Khirbet Beit Zakariyyah

Khirbet Beit Zakariyyah (variants: Beit Iskâria, Khirbet Zakariah, Beit Skâria) is a small Palestinian village southwest of Bethlehem in the West Bank, perched on a hill that rises about 995 metres (3,264 ft) above sea level. Administratively, it is associated with the village of Artas under the Bethlehem Governorate. It is also located in between the Israeli settlements of Alon Shevut and Rosh Tzurim, both of which were built on land confiscated from the village.

Khirbet Beit Zakariyyah
ar transcription(s)
 • Arabicخربة بيت زكريا
 • LatinKhallet Sakarya (unofficial)
Area map showing Khallet Sakariya, 2011
Area map showing Khallet Sakariya, 2011
Khirbet Beit Zakariyyah is located in State of Palestine
Khirbet Beit Zakariyyah
Khirbet Beit Zakariyyah
Location of Khirbet Beit Zakariyyah within Palestine
Khirbet Beit Zakariyyah is located in the West Bank
Khirbet Beit Zakariyyah
Khirbet Beit Zakariyyah
Location of Khirbet Beit Zakariyyah within the West Bank
Coordinates: 31°39′47″N 35°07′24″E / 31.66306°N 35.12333°E / 31.66306; 35.12333
Palestine grid160/118
StateState of Palestine
 • TypeVillage council
Elevation950 m (3,120 ft)
Name meaningKhurbet Beit Skâria; The ruin of Beit Skaria (the ancient Beth Zacharias)[2]


Khirbet Beit Zakariyyah is located 9 kilometers (5.6 mi) (horizontal distance) south of Bethlehem. It is bordered by Wadi an Nis to the east, Nahhalin to the north, Al Jab’a to the west, and Beit ‘Ummar and Surif to the south.[1]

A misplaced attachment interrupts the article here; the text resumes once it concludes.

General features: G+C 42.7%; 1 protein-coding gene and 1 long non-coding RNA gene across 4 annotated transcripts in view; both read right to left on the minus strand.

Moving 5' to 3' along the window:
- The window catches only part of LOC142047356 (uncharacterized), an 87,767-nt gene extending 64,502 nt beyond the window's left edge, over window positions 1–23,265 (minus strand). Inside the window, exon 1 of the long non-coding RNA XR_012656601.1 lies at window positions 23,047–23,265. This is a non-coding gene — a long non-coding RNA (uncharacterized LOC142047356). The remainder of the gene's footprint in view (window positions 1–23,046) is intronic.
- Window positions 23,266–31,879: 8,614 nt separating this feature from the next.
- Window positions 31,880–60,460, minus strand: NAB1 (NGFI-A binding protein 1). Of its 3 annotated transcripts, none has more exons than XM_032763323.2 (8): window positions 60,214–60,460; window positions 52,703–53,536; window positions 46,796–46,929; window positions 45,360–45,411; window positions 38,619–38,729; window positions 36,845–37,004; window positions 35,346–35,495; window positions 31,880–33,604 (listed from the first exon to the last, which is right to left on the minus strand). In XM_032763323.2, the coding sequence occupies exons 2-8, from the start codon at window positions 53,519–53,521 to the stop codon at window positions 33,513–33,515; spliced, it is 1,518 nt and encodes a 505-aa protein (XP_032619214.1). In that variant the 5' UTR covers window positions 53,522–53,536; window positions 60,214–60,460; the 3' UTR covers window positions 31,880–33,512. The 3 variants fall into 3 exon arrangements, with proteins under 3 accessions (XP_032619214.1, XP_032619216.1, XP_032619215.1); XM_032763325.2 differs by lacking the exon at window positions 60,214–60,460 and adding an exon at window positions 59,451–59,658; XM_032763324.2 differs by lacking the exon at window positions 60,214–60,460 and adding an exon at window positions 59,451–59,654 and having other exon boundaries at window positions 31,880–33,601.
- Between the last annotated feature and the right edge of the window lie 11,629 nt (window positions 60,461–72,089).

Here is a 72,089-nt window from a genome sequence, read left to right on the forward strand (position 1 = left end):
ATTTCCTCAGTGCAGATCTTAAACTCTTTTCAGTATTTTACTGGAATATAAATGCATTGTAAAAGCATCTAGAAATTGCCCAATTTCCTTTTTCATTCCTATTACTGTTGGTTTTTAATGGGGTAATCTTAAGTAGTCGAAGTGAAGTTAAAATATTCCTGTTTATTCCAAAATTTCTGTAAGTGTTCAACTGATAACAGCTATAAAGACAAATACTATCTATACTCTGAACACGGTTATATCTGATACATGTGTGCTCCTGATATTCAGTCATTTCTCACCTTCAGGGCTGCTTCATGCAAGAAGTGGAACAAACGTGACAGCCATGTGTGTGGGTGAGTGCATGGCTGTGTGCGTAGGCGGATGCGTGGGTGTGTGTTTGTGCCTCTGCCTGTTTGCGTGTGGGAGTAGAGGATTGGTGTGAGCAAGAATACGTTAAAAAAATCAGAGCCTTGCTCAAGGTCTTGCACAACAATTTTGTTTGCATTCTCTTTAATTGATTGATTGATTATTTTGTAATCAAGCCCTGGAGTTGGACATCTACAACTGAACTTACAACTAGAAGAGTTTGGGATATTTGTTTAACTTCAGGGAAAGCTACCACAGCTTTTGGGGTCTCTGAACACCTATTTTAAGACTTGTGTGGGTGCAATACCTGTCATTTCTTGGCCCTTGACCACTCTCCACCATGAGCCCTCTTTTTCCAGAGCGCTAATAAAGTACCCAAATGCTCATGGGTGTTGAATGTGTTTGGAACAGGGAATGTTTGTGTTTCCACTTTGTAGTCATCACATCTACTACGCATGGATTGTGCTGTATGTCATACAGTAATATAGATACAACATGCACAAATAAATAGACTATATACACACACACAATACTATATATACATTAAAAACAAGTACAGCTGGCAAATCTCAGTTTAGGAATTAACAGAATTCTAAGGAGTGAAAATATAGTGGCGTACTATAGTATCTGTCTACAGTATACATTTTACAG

The village may be the site of the Battle of Beth Zechariah between the Jewish Maccabeans and Selucid Greek forces during the Maccabean revolt against the Seleucid Empire, in the year 162 BCE.[3][4][5][6]

Three rock-cut burial caves, dating to the 1st century BCE have been excavated, and pottery fragments from the 1st century BCE were found.[7] Potsherds from the Roman and Byzantine era have also been found here.[8]

In the Byzantine period an important church was located here, which appears on the Madaba map. Since then a mosque, going by the name Nabi-Zakariah, has been built on the site of the church.[8] Some of the ruins of the church are preserved in the courtyard and roof of the mosque.[8] In general, some of the houses in the village are built on top of ancient ruins and caves (among which is a columbarium).[8]

During the Crusader era, Casale Zacharie, like nearby al-Khidr, probably was a Christian village, and it was granted with al-Khidr to the church of Bethlehem between c. 1155 and c. 1186.[9]